Skip to main content

Wallenda walks fine line high, high above river gorge

By Miguel Marquez and Steve Almasy, CNN
June 24, 2013 -- Updated 1134 GMT (1934 HKT)
STORY HIGHLIGHTS
  • Nik Wallenda walked across a wire 1,500 feet above a river in Arizona
  • He said the wind was worse than he expected
  • Without safety rigging, he made the quarter-mile journey with just a balancing pole
  • When asked how he planned to celebrate, he mentioned eating a nice steak

Cameron, Arizona (CNN) -- His high-wire walk didn't start well.

Perched on a 2-inch-thick metal cable, 1,500 feet in the air, daredevil Nik Wallenda spat on his hands and wiped the soles of his moccasins.

"These shoes feel slippery. There's dust on this cable," the lifelong tightrope walker said Sunday as he was just beginning his quarter-mile trek across the Little Colorado River Gorge near the Grand Canyon without the aid of a safety tether.

But an agonizing and an anxiety-filled 22 minutes and 54 seconds later, Wallenda had crossed to the other side, running the final steps to become the first person to traverse the gorge near Grand Canyon Park in Arizona.

Aerialist Nik Wallenda traversed this wire Sunday above downtown Chicago. Click through the gallery for other Wallenda stunts through the years. Aerialist Nik Wallenda traversed this wire Sunday above downtown Chicago. Click through the gallery for other Wallenda stunts through the years.
Nik Wallenda on the high wire
HIDE CAPTION
<<
<
1
2
3
4
5
6
7
8
9
10
11
12
13
14
15
>
>>
Photos: Nik Wallenda on the high wire Photos: Nik Wallenda on the high wire
Nik Wallenda, 34, nears the completion of his quarter-mile walk near the Grand Canyon on Sunday, June 23, in Arizona. He crossed the Little Colorado River Gorge without the aid of a safety tether. He is a member of the famous Flying Wallendas, founded by his great-grandfather Karl in the 1920s, and also walked across Niagara Falls last year. Nik Wallenda, 34, nears the completion of his quarter-mile walk near the Grand Canyon on Sunday, June 23, in Arizona. He crossed the Little Colorado River Gorge without the aid of a safety tether. He is a member of the famous Flying Wallendas, founded by his great-grandfather Karl in the 1920s, and also walked across Niagara Falls last year.
Wallenda family through the years
HIDE CAPTION
<<
<
1
2
3
4
5
6
7
8
9
10
11
12
13
>
>>
Photos: Wallenda family through the years Photos: Wallenda family through the years
New challenge for high-wire walker

The wind was worse than he anticipated, he said at one point. And twice he stopped, knelt and regained his composure.

"I was fatigued until I was three-quarters of the way across, and then it was all adrenaline," he said.

The feat was watched by a worldwide audience, according to the Discovery Channel, which televised the event in the United States.

At the end, the seventh-generation aerialist threw down his balancing pole, kissed the ground and hugged his wife and three children.

"I can finally breathe again," Erendira Wallenda said.

When asked how he planned to celebrate his successful walk, Wallenda mentioned eating a rib-eye steak.

He is a member of the famous Flying Wallendas, founded by his grandfather Karl in the 1920s. But the family's circus roots go back further than that, Nik said.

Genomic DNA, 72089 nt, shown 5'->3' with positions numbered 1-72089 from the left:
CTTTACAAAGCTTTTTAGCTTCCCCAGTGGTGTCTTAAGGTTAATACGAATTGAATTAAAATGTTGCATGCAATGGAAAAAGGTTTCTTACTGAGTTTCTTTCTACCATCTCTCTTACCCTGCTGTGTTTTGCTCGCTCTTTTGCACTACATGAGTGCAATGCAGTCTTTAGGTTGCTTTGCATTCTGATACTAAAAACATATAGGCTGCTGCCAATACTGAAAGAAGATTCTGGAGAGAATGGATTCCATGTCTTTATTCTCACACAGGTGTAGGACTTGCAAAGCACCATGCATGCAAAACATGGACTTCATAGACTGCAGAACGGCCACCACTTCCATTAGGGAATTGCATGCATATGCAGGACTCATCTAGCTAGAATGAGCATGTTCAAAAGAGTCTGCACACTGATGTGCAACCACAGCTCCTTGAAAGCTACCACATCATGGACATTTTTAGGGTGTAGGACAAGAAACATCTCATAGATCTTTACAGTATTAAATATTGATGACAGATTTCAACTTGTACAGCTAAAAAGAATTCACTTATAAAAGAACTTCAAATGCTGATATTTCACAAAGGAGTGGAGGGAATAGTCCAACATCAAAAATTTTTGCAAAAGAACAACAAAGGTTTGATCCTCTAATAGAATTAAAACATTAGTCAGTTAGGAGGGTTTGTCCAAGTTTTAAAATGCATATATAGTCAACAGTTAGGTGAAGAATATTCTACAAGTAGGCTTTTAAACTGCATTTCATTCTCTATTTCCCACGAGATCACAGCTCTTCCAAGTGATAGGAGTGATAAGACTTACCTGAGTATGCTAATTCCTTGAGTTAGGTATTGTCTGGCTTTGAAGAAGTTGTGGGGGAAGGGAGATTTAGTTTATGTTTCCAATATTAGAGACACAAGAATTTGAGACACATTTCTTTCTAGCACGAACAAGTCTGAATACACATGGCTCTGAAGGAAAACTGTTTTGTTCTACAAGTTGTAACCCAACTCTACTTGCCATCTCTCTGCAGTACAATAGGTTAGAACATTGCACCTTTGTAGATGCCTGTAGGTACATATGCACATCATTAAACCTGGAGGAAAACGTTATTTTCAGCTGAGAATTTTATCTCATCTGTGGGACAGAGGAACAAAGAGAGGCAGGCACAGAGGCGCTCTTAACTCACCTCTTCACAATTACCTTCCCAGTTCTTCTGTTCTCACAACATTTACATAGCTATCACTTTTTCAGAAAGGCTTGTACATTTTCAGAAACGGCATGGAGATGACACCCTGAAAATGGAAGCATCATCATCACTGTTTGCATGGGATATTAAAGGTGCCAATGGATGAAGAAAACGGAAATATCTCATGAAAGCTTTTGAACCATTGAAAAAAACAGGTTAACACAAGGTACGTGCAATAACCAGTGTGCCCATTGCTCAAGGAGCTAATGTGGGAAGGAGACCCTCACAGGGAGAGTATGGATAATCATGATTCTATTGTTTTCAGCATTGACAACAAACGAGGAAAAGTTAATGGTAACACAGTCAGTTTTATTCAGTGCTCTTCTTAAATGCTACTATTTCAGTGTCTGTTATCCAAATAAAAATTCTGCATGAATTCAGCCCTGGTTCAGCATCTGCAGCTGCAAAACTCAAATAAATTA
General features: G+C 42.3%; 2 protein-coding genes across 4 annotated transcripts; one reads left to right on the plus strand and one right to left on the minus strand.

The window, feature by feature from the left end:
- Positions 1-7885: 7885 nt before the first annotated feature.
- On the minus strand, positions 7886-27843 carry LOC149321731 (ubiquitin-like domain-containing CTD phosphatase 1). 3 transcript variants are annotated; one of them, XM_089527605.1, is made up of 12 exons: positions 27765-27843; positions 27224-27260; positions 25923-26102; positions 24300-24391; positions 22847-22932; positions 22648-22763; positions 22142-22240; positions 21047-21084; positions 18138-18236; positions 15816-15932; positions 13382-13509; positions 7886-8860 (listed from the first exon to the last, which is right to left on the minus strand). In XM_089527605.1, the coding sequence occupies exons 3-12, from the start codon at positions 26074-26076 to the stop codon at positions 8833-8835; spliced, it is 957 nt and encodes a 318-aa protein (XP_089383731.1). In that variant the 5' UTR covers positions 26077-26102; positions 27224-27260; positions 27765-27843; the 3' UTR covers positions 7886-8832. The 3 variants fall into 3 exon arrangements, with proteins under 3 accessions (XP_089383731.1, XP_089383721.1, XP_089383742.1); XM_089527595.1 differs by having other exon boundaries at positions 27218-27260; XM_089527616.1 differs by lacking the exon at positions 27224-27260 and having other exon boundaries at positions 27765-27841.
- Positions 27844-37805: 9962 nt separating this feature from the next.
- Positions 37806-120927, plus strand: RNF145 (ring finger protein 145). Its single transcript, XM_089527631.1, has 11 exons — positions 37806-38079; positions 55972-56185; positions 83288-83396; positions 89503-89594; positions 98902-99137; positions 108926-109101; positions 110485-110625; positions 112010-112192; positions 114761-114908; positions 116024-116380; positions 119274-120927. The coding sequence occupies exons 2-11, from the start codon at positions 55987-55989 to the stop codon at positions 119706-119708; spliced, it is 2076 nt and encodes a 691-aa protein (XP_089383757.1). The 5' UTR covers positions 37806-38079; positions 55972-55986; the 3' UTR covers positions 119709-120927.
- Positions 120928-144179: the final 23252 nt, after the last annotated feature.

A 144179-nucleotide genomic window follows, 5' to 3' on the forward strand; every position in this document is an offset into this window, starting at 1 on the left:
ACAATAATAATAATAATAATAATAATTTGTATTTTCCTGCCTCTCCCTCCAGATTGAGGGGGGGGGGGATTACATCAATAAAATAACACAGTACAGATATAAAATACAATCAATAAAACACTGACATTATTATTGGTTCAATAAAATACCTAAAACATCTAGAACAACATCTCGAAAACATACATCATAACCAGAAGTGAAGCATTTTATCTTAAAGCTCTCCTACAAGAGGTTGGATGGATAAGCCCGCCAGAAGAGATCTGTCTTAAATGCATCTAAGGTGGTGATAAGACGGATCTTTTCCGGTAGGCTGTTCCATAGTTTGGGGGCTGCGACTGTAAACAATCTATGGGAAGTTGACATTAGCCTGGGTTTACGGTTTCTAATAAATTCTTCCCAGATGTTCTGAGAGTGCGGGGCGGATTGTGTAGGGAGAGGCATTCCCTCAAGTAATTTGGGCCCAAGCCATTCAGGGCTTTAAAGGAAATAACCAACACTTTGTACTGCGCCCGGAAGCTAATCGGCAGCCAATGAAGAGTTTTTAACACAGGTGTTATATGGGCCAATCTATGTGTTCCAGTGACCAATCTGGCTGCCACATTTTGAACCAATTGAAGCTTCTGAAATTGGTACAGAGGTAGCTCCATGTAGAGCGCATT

"My family has done this for seven generations and 200 years, and I'm carrying on a legacy. This is something I've done since I was 2 years old, and it truly is my passion."

Daredevil completes walk across Niagara Falls

Wallenda skywalks over Florida highway

ADVERTISEMENT
Part of complete coverage on
December 21, 2014 -- Updated 1746 GMT (0146 HKT)
The tragic killing of two cops could not have happened at a worse time for a city embroiled in a bitter public battle over police-community relations, Errol Louis says.
December 22, 2014 -- Updated 1327 GMT (2127 HKT)
North Korea warns the United States that U.S. "citadels" will be attacked, dwarfing the hacking attack on Sony that led to the cancellation of a comedy film's release.
December 22, 2014 -- Updated 0251 GMT (1051 HKT)
The gateway to Japan's capital, Tokyo Station, is celebrating its centennial this month -- and it's never looked better.
December 20, 2014 -- Updated 1621 GMT (0021 HKT)
More than 1.7 million children in conflict-torn areas of eastern Ukraine face an "extremely serious" situation, Unicef has warned.
December 19, 2014 -- Updated 1322 GMT (2122 HKT)
Boko Haram's latest abductions may meet a weary global reaction, Nigerian journalist Tolu Ogunlesi says.
December 19, 2014 -- Updated 1034 GMT (1834 HKT)
Drops, smudges, pools of blood are everywhere -- but in the computer room CNN's Nic Robertson reels from the true horror of the Peshawar school attack.
December 18, 2014 -- Updated 0243 GMT (1043 HKT)
The gunman behind the deadly siege in Sydney this week was not on a security watch list, and Australia's Prime Minister wants to know why.
December 18, 2014 -- Updated 0948 GMT (1748 HKT)
Bestselling author Marjorie Liu had set her sights on being a lawyer, but realized it wasn't what she wanted to do for the rest of her life.
December 16, 2014 -- Updated 2027 GMT (0427 HKT)
CNN's Matthew Chance looks into an HRW report saying Russia has "legalized discrimination against LGBT people."
December 16, 2014 -- Updated 0212 GMT (1012 HKT)
The Sydney siege has brought home some troubling truths to Australians. They are not immune to what are often called "lone-wolf" terror attacks.
Bill Cosby has kept quiet as sexual assault allegations mounted against him, but his wife, Camille, finally spoke out in defense of her husband.
December 22, 2014 -- Updated 1701 GMT (0101 HKT)
Each day, CNN brings you an image capturing a moment to remember, defining the present in our changing world.
Browse through images from CNN teams around the world that you don't always see on news reports.
ADVERTISEMENT